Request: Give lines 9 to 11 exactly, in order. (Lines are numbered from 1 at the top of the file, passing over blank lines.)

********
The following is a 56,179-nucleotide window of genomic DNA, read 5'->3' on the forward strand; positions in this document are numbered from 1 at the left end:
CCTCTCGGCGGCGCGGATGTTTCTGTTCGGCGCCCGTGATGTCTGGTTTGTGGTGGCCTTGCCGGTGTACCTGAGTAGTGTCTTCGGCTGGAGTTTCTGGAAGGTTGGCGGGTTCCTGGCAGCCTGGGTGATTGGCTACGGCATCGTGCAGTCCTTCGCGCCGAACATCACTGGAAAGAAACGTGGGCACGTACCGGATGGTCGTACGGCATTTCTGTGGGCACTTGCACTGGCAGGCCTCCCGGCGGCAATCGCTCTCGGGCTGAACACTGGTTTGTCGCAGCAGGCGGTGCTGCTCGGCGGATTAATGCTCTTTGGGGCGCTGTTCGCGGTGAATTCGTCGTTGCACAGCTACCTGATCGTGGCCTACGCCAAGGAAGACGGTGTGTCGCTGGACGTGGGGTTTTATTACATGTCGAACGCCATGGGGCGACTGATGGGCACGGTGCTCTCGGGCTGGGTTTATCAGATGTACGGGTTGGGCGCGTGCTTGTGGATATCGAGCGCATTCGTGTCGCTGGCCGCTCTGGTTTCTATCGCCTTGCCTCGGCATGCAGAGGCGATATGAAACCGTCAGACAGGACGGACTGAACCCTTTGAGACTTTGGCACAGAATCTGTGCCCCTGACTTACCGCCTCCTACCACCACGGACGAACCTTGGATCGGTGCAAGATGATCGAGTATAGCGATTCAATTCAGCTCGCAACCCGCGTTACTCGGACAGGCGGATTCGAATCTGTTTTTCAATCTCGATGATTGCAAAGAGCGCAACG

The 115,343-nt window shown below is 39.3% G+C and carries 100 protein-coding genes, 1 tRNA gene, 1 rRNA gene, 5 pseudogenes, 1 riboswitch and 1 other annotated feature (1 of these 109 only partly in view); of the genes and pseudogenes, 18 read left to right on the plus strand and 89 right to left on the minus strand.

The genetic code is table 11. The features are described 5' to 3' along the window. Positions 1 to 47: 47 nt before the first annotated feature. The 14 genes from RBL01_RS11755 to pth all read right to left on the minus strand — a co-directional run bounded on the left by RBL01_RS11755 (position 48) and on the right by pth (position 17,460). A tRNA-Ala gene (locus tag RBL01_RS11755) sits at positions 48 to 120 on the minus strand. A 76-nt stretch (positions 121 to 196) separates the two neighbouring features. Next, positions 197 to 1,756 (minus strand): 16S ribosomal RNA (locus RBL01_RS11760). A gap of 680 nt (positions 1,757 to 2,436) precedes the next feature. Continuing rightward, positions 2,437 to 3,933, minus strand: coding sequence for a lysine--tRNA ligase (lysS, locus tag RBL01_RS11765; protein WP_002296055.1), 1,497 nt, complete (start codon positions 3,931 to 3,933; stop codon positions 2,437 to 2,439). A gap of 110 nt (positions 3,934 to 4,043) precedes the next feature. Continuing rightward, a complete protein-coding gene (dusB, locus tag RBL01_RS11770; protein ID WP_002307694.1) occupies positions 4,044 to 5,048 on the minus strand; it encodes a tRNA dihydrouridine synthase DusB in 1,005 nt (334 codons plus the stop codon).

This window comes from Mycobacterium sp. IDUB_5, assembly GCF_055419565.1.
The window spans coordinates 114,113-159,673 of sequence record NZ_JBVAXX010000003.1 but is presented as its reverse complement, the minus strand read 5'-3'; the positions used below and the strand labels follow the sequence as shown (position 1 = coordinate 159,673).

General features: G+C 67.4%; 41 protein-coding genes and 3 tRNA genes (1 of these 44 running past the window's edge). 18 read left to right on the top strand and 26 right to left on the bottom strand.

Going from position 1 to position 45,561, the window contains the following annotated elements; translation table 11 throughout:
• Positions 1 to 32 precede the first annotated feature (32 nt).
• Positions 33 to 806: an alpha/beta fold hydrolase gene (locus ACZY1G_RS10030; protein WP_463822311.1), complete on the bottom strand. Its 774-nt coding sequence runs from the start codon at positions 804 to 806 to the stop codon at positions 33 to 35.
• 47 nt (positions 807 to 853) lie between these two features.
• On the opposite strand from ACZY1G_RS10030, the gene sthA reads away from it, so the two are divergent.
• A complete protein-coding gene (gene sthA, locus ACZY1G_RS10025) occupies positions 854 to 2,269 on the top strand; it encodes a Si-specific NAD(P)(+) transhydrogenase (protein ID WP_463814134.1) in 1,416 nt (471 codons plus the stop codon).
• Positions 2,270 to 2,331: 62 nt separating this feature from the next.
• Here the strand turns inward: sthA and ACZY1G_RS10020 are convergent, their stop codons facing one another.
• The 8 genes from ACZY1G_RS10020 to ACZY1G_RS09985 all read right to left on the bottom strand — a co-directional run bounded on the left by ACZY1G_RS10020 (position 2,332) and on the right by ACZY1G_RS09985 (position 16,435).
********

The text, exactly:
• Positions 1 to 32 precede the first annotated feature (32 nt).
• Positions 33 to 806: an alpha/beta fold hydrolase gene (locus ACZY1G_RS10030; protein WP_463822311.1), complete on the bottom strand. Its 774-nt coding sequence runs from the start codon at positions 804 to 806 to the stop codon at positions 33 to 35.
• 47 nt (positions 807 to 853) lie between these two features.